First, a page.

image of tour group at Growing Power in Milwaukee

I was very impressed by the way they’d put all this together, partly because they’d managed to keep it all so simple, partly because I get a great big gadget geek-out for stuff like this. The fish tanks are trenches in the floor of the greenhouse, lined with timber and made waterproof with the kind of thick black plastic you find in decorative outdoor fish ponds. The shelves are timber-framed and lined with the same plastic. They use an ordinary swimming pool heater to keep the fish tank warm, because tilapia are a tropical fish. The warm water keeps the greenhouse warm and makes it possible for them to grow leafy greens through the winter. And none of this is made of special or unusual materials: all the timber, plastic, plumbing and other hardware is ordinary stuff you can buy at your local do-it-yourself store.

They raise yellow perch with this system as well as tilapia and sell both at local markets and to local restaurants. The greens are harvested several times a week in the summer, a bit less often in the winter, and are also distributed locally. As impressive as the aquaponics operation is, they also raise sprouts, tomatoes, mushrooms and other veggies in hoop houses to the rear of the two-acre site. There was an apiary in the far corner out back to produce honey, and pens behind the barn where they raised goats, turkeys and chickens. Amazingly, Mike, our guide for the day, told us this one urban farm produced enough food year-round to support thousands of people. I can’t vouch for the numbers but, seeing how hard they were all working at it, I can easily believe it happening.

One of the guiding principles behind the operation, as Mike explained it to us, was sustainability, which they measured as farming without doing any harm to the next generation. They farmed intensely, but they made every attempt to balance what they took away with what they put back in. One whole greenhouse was filled with worm boxes, for instance, where they raised red wigglers by the ton. The worms were thrown together with kitchen waste and wood chips to make compost, and the compost was mixed with coconut husks to make plant bedding that was richly productive. Wormcast was also soaked in water to make “worm tea,” liquid fertilizer fed to potted plants.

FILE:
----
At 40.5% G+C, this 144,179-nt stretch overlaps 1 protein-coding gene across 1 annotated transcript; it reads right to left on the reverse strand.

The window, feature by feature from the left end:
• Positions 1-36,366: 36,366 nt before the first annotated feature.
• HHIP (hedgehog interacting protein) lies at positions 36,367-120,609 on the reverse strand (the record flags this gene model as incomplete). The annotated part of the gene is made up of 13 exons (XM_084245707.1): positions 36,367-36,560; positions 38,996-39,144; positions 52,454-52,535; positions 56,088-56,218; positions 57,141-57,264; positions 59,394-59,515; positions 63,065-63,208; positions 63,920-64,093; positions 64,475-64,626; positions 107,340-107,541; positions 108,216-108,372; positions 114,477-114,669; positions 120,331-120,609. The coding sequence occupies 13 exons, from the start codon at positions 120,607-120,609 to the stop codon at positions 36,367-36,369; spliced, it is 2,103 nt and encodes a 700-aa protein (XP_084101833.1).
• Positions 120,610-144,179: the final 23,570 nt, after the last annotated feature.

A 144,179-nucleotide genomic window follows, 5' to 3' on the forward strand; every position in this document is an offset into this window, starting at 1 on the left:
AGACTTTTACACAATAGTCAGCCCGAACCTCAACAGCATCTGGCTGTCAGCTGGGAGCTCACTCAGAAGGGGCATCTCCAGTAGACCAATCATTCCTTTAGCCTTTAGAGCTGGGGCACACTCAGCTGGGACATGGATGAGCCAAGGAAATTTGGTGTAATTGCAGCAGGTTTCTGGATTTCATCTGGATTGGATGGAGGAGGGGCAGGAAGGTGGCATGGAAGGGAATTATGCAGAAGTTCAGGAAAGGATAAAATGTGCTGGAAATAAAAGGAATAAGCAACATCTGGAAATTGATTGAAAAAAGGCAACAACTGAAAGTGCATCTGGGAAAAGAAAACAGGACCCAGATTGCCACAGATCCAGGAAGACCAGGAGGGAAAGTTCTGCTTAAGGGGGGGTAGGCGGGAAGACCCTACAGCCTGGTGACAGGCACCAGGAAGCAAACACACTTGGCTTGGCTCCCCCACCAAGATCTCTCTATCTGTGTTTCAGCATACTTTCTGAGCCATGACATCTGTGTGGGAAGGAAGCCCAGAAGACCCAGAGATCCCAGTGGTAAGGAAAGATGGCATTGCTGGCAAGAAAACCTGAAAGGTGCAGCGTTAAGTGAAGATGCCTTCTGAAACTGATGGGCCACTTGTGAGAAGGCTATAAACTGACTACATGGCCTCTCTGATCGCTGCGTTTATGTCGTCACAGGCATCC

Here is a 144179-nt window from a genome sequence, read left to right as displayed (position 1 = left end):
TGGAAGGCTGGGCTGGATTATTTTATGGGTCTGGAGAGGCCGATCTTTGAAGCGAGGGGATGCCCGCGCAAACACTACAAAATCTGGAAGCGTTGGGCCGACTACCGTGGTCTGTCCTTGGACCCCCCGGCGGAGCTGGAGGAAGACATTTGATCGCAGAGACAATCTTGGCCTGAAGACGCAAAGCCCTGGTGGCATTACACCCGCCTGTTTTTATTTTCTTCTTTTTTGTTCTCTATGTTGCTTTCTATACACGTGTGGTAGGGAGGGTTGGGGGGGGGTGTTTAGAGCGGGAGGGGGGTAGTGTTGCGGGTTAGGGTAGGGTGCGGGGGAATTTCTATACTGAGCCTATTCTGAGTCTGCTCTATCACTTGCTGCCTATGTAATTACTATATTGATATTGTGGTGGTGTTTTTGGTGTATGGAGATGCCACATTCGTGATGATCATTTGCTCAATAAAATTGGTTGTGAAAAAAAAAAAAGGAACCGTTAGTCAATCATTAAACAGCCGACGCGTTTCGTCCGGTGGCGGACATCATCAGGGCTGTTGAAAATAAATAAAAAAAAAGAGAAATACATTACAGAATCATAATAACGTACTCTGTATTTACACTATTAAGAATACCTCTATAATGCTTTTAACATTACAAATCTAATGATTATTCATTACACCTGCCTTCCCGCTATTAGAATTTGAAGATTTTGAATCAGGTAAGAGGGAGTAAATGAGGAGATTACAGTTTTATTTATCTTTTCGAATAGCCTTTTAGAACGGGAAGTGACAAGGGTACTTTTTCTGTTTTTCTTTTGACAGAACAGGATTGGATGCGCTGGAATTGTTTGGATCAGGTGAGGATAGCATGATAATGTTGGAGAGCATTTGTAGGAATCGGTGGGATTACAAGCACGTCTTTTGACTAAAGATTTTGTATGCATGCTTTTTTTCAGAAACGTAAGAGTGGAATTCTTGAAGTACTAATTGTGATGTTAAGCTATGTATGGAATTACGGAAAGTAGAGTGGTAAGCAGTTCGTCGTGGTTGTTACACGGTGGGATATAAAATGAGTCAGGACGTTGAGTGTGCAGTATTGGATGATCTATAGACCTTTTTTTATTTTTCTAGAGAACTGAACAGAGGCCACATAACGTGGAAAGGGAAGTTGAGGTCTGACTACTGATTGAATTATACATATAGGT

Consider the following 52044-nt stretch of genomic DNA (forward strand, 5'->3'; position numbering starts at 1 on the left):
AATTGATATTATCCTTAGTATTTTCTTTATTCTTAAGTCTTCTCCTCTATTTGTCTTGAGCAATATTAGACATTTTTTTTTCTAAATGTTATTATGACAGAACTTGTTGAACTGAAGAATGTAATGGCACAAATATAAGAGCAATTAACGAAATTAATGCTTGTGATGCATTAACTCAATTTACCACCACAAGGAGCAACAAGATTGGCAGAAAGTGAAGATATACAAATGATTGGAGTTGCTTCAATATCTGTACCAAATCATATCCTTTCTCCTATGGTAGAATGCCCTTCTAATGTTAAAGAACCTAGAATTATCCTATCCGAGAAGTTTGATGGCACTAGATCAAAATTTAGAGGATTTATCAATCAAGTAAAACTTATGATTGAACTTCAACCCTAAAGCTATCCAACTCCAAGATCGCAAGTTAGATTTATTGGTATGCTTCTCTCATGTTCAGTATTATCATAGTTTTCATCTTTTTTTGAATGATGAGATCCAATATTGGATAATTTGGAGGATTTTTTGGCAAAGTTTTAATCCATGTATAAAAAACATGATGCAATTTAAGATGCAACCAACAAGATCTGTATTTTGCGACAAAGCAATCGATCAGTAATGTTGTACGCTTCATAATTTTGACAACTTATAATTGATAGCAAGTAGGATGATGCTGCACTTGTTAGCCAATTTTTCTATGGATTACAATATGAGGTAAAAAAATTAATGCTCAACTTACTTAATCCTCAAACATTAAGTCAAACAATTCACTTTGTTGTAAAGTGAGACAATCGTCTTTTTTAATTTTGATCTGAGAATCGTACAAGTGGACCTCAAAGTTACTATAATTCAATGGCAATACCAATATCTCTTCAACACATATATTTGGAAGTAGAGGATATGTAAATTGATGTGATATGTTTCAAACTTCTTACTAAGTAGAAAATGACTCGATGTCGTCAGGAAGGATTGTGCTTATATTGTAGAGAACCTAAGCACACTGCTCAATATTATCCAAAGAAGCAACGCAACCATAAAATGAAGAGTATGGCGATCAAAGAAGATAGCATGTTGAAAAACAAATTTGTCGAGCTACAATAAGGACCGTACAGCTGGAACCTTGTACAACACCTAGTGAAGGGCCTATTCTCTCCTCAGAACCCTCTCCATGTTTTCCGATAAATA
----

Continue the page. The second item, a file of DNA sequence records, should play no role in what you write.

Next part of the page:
The Milwaukee urban farm is just one location for the growing organization behind it. An urban farm, called The Resilience Research Center, was christened this spring at a site on the south side of Madison, not too far from Our Humble O’Bode. The organizers have huge aspirations to develop it into a campus where people can learn how to develop urban farming in other cities.

The tour through the Milwaukee farm lasted just an hour and a half, and although we would have liked to see much more it’s a small farm and they’re awfully busy. Also, it was ninety degrees when we were standing outdoors in the sun, and who knows how hot when we were gathered around a fish pond in the greenhouse, so although we would have been happy to keep on poking into every corner of the farm, asking questions, we were almost just as happy to retreat to our car and crank up the air conditioning full blast.